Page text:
Plus, artist Jillian Mayer’s newest project, a conceptual artwork inside a 20-foot trailer with roughly $20,000 in customizations, appears to have been stolen less than three months out from its scheduled debut during Art Basel Miami Beach. She is now offering a reward for its return.
Here’s what else made a mark around the industry since last Friday morning…
- We rounded up the sales from the workmanlike Armory Show—from a $675,000 Fred Tomaselli painting at James Cohan Gallery to a diminutive $6,000 canvas by Anna Freeman Bentley at Frestonian Gallery. (Artnet News Pro)
- The September 13 launch event for Frieze Sculpture in London was canceled out of respect for the national period of mourning for Queen Elizabeth II, though the featured sculptures are now on view in Regent’s Park. (Press release)
- Nearly all 65 galleries participating in Cosmoscow this year are Russian, and the fair, which runs through September 17, is facing allegations from exhibitors of political censorship. (The Art Newspaper)
- Sotheby’s will offer more than $70 million worth of art donated by ex-MoMA chairman and CBS founder William S. Paley in London and New York this fall. Sales proceeds will go toward an endowment to augment the museum’s digital offerings. (Artnet News)
- Christie’s is teaming up with Baltimore-based Galerie Myrtis to sell work by six contemporary artists in the house’s “Post-War to Present” sale on September 29, in what specialist Julian Ehrlich called an effort to “expand” the auction model. (New York Times)
- Larsen Art Auction in Arizona is offering a controversial unsigned Andy Warhol self-portrait from 1965 that is expected to fetch up to $700,000 in October. The consignor, 91-year-old New York collector Richard Ekstract, said he received it in exchange for helping Warhol with a party. (TAN, Scottsdale Progress)
- Six women-led galleries—Campoli Presti (Paris), Bridget Donahue (New York), Hannah Hoffman (Los Angeles), Nina Johnson (Miami), Candice Madey (New York), and Galerie Francesca Pia (Zurich)—have teamed up to represent the artist Rochelle Feinstein. (Artnet News)
- Paula Cooper Gallery has returned to its former home on West 21st Street in Chelsea after the building was damaged by a fire in 2018. (New York Times)
- Ex-Tate curator Mark Godfrey is curating a group show at Thomas Dane’s Naples outpost. Opening October 4, it will center on artists, including Cecilia Vicuña and Betye Saar, who have made work using found objects. (Press release)
- The advisory panel formed to investigate works in Documenta 15 for anti-Semitic content has designated another piece “highly problematic.” The video work by collective Subversive Film includes clips of pro-Palestinian propaganda from the 1960s to 1980s. (Artnet News)
- Makayla Bailey and Michael Connor have been named co-executive directors of Rhizome, the digital-arts organization affiliated with the New Museum. Bailey previously served as Rhizome’s development director; Connor was its artistic director. (Press release)
- The final phase of the opening of Berlin‘s Humboldt Forum will be completed on September 17, allowing visitors full access to the Ethnological Museum and Asian Art Museum. (Press release)
NFTs and More
- Hybrid events in New York last week showed that restless elder Frank Stella and protean neophyte Justin Aversano (of “Twin Flames” fame) are thinking similarly about bridging the crypto-to-physical-art divide. (Artnet News Pro)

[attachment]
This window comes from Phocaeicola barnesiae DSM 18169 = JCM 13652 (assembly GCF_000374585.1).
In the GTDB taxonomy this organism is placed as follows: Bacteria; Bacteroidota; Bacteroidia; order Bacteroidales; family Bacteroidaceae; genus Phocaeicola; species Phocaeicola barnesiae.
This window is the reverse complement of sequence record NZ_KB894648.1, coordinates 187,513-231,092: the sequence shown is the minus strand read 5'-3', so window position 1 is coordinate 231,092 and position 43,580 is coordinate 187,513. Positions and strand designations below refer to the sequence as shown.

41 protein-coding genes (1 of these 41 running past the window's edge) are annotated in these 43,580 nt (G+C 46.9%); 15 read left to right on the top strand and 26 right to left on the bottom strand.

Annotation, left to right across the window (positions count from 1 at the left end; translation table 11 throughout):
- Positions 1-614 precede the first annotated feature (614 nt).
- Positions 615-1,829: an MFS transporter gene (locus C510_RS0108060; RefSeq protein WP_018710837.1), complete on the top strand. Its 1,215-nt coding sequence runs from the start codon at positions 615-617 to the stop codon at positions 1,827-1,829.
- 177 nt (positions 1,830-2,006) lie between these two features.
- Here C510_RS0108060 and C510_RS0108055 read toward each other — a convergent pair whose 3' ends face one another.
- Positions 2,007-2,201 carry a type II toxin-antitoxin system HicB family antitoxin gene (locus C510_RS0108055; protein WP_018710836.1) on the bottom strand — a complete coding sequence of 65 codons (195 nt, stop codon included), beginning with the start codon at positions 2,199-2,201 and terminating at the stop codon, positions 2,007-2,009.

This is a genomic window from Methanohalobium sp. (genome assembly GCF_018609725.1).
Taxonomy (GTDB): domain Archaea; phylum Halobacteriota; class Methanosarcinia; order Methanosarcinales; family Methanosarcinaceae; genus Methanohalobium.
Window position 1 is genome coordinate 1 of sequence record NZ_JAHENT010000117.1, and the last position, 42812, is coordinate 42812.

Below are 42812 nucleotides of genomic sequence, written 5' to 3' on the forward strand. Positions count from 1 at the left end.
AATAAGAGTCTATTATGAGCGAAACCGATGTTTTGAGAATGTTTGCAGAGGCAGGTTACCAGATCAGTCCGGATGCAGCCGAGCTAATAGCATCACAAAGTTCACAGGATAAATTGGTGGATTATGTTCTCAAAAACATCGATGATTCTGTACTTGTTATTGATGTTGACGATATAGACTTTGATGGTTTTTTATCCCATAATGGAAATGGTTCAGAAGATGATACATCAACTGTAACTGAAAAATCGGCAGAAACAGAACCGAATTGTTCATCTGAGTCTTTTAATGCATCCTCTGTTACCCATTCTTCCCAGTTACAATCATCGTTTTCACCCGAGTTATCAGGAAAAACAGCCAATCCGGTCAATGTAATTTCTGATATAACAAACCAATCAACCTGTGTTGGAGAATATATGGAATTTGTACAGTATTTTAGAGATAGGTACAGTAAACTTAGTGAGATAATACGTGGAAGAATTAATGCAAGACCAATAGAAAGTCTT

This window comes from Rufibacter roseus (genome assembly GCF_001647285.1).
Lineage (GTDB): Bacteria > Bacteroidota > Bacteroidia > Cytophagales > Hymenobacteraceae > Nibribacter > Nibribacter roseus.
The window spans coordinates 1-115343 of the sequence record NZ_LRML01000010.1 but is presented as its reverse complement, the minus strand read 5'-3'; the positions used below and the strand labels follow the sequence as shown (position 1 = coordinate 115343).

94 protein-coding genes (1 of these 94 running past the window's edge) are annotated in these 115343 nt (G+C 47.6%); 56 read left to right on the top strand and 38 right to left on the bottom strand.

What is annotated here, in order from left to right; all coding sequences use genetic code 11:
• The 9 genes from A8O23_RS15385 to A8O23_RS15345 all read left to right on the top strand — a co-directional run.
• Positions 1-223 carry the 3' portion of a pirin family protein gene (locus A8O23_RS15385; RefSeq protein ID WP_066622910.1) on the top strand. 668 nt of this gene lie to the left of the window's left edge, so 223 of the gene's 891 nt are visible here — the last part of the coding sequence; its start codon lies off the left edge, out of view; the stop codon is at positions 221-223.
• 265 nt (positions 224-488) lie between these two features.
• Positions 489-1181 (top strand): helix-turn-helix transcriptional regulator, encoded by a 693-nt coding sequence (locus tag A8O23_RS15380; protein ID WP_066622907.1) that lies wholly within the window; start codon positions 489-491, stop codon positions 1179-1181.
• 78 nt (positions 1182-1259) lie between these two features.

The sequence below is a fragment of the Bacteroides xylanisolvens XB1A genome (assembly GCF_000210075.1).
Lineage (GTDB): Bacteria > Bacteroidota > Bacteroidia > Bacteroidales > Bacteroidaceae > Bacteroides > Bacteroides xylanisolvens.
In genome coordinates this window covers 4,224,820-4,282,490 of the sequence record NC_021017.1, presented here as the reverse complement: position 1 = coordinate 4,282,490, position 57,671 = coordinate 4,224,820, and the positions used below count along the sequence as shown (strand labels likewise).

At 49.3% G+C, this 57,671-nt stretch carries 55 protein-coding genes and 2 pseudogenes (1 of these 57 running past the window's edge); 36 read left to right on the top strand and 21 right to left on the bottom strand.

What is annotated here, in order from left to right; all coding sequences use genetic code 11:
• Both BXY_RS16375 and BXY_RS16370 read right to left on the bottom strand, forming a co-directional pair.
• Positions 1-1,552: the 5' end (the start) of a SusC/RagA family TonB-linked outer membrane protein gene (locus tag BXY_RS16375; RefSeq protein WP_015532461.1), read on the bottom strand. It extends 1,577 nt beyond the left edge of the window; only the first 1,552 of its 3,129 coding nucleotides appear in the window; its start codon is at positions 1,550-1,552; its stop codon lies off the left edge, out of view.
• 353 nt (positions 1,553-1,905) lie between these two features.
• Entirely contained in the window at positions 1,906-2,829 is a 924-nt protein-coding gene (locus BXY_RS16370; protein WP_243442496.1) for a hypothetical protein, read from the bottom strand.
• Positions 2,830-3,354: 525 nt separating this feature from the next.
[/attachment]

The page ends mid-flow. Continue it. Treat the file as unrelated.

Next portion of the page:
- Miramax and Quentin Tarantino have settled a lawsuit over the director’s plans to sell NFTs of handwritten pages from the Pulp Fiction screenplay. Details of the settlement have not yet been made public. (Courthouse News)
- Finally, this week in art-world rogues: decades of accusations concerning forgeries, fraud, and financial mismanagement may be catching up to disgraced L.A. dealer Doug Chrismas, while Lebanese collector-dealer Georges Lotfi maintained his innocence in the face of a New York warrant for allegedly trafficking looted antiquities. (ARTnews / The Art Newspaper)
“I find it disturbing, quite frankly, that increasingly the artists who are being shown in major galleries are figurative artists painting, drawing, and producing Black figures. Only this time it’s being determined by galleries—white galleries.”
—Pioneering dealer Linda Goode Bryant, the Black founder and director of Just Above Midtown gallery from 1974–86, in a wide-ranging interview. (Artnet News)
Work of the Week
Danielle Roberts’s Out of Reach
Price Range: $6,500 to $18,000
Sold to: Herb and Lenore Schorr
Sold at: The Armory Show
Among our artists to watch from Armory Week was Danielle Roberts, a recent graduate of the MFA program at Hunter College whose cool, violet-dominated compositions are heating up the art world.
While her distinctive color palette “definitely has brought her attention,” according to namesake dealer Andy Freiser of New York gallery Fredericks and Freiser, the deeper draw is its role in helping Roberts create a compelling “fusion of youth culture and themes of disaffection and alienation.”
The cocktail proved powerful at the Armory Show, as Fredericks and Freiser swiftly found buyers for two new Roberts paintings in its booth. One of them, Out of Reach, was acquired by major Princeton University Art Museum donors Herb and Lenore Schorr. The Schorrs bolster a stable of early Roberts supporters that Freiser already labeled “top tier,” including Wexner Center for the Arts and Columbus Museum of Art trustee Pete Scantland, as well as the Ashti Foundation in Lebanon.
Roberts was recently featured in the group exhibition “Women of Now” at the Green Family Foundation in Dallas and held a solo show at San Francisco gallery Friends Indeed. Her first one-person exhibition at Fredericks and Freiser is set for February 2023. How much further her violet star will have risen by then is anyone’s guess.
Thanks for joining us in the Back Room. See you next Friday.